Green Grass in Arizona – A Day at Spring Training
travel commentaryGregory E. Larson
Alcides Escobar, the first Royals batter of the day, walks up to home plate and steps into the batter’s box at the sun-drenched ballpark in Surprise, Arizona. I’m overcome with feelings of nostalgia as I look out over the verdant field and see a stadium that could be in Memphis or Chattanooga, you know, one of those AAA-sized ballparks. It’s an intimate setting for 10,000 fans, but big enough for the bigs. After fouling off a few pitches, Escobar hits a high, pop fly.
The old-time baseball term for an easy catch was one I’d not heard in decades. It said so much about the crowd at the spring training game in the Cactus League. Most of the 8,800 fans who come to see some baseball are retired folks from all over the United States. It’s a crowd that has a deep knowledge of the game but most of the fans are out to have a good time. The stress-o-meter in our section in the shade of the upper deck is next to zero. During the course of the game we share where we live and who we’re routing for. We’re there for the love of the game and to appreciate the talent on either team.
I have three items on my checklist: (1) Have fun. (2) Get some stats for my brother who is setting up his fantasy baseball team. (3) Make an executive decision selecting food and drink.
I descend the stairs from the small upper deck and look towards the plaza along the first-base side of the field. The food and trinket tents are set up like a state fair. What should I get? Funnel cakes? Corn dogs? Craft beer? Lemonade? Brats? Maybe all of the above. I gravitate to the fresh-squeezed lemonade stand (Gretta will like that) and order two giant lemonades, one with strawberries in it for me. I add a corn dog and curly fries. The gal taking my order finds a small, beat-up cardboard box to serve as a carry-out container.
The daytime game takes me back to the old traditions when games were played in the afternoon, and school boys hid transistor radios in their classroom desks to listen intently through the earpiece when Maris and Mantle were at bat.
The solitude at the spring training game hits me in the second inning. There’s very little PA noise. No flashing lights. No chants with pounding drum noise. The announcer identifies each batter as they come to the plate. Nothing more, except when Row N in Section 115 is told they’ve won Papa Murphy’s Pizza Coupons to be redeemed at the local franchise.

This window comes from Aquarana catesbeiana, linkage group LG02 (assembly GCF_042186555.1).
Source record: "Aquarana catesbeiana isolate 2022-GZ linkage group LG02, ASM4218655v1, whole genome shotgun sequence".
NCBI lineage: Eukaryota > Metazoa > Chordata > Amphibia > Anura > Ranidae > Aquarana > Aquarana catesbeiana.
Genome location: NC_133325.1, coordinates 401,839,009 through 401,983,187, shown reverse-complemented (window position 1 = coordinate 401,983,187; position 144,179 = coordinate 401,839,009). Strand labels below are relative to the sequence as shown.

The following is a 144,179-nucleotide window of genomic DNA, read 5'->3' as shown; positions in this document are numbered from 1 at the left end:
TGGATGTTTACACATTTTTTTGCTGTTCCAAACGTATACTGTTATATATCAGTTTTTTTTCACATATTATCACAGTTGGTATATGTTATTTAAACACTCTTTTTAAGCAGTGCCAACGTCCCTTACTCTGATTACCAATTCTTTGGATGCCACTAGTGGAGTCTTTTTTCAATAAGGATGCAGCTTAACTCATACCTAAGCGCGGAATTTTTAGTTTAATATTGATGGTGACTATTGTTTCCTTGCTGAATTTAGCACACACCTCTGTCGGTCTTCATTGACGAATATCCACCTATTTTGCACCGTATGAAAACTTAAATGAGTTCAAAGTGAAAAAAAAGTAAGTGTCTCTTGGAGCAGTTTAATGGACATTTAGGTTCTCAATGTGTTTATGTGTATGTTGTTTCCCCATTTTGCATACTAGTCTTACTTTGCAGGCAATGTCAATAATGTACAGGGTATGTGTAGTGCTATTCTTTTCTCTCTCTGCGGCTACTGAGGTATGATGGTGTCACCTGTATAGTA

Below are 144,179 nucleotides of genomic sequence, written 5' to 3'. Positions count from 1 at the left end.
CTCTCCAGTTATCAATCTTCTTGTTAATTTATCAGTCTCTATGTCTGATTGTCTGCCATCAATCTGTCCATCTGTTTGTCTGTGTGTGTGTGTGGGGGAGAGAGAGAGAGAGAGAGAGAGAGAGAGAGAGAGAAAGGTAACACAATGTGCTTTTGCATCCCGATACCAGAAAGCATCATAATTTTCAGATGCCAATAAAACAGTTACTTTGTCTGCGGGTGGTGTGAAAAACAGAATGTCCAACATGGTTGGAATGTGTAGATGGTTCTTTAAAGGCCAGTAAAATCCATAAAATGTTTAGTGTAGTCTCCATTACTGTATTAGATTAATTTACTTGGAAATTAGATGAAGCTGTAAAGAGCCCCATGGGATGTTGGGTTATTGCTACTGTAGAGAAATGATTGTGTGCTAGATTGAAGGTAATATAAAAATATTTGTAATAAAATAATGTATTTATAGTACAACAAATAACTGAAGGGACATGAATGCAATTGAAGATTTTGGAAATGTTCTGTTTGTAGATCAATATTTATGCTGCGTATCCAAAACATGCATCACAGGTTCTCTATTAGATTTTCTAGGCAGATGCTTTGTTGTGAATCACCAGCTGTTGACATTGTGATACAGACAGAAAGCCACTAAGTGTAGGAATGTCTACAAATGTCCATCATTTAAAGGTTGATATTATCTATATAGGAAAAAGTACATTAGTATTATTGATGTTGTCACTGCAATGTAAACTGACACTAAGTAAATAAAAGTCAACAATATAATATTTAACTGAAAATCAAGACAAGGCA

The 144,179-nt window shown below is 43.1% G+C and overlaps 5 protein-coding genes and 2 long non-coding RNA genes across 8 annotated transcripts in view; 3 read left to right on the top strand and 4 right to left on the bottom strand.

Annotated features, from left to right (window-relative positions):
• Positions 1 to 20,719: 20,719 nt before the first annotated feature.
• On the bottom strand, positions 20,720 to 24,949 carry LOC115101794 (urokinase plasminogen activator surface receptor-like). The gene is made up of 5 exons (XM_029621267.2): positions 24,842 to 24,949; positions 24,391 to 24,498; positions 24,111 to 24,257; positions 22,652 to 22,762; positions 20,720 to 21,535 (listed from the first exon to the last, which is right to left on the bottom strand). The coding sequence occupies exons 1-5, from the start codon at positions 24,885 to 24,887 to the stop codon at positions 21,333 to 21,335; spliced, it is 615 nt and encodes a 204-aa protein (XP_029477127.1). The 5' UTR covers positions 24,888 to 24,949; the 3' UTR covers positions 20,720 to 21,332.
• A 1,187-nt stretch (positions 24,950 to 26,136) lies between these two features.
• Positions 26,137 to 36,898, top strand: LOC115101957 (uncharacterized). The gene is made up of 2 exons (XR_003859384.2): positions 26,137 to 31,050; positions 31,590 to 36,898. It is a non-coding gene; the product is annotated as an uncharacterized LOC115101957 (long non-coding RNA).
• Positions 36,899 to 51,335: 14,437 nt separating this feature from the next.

Some late-comers to the game get some friendly haggling as everyone in their row stands up to let them get to their seats. A lady at the end of the row announces to the new arrivals, “We’ll let you in this time, but you get only one potty break.”
When the Royals are up to bat, I recognize Rusty Kuntz, the Royals’ first-base coach down on the field. He’s always got a smile on his face and talks to all of the players within earshot. He’s an old-timer, but he acts like a young coach at a little league game. Heck, I wish I could hit the ball and run to first base just to get a slap on the back and an encouraging word. He’s a one-man welcoming committee for any Royal that makes it to first base.
I frantically write the players names on my dollar program and score sheet, then use some custom hieroglyphics to keep track of what happens. Interpreting the chicken scratches becomes more difficult as the game progresses. What the heck, we’re here to have fun.
The Royals are looking good in every facet of the game. They’re hitting the ball with authority, making home runs, triples and singles with ease. They’re bird-dogging the ball when the other team is up to bat. Double plays seem routine and the over-the-head catches in the outfield draw big cheers from the crowd. The pitchers are moving the ball around the plate and changing speed on different pitches. This could be another good year for the boys in blue.
Everything is easy-peasy in the stands, but I can’t imagine the stress on the players, especially the Roster Invitees, those from the minor leagues selected to participate in spring training due to their promising talent. This might be their only chance to break into the majors. Each crack of the bat, each bounce of the ball could mean success or disaster to their statistics. Fate could give them a life of multimillion-dollar contracts or ride on the bus from Spokane to Redmond. I think of the years each player has donned a uniform, from little leagues to now, always hoping to make it to the big-time. Both teams substitute players at a torrid pace as if there are revolving doors on the dugout. My score sheet has become illegible.
Bubba Starling comes to bat for the Royals. Hey, maybe we could start a Bubba fan club. I turn to Gretta. “We could get a chant going for this guy. How about Hubba-Bubba, Hubba-Bubba?”
Well, it seemed like a good idea. We’re having fun in this make-believe summer in the middle of March. At the seventh-inning stretch I keep my tradition of singing Take Me Out To The Ball Game by singing it one syllable out of sync: Me out to the ball game, take . . . me out to the park, buy . . . Gretta laughs as she gives me a weird look, just like she always does when I sing it that way.
All too soon the game is coming to an end. With a 7-1 lead, a Royals pitcher, a Roster Invitee named Moylan serves up a fat ’tater to an Angels batter for a three-run homer in the top of the ninth. That’s not going to look good on Moylan’s pitching summary. But shortly thereafter the Royals record the third out and the game is over.
Say it ain’t so. The grounds crew rushes out onto the field and the crowd files out. I take one last look at the lush field before we walk out into the parking lot in the desert.
The rental car thermometer reads 93 degrees. I pull out of the gravel lot and Gretta says, “I heard the forecast is for snow in Kansas City – about the time we get back home.”
Oh well, it was fun while it lasted.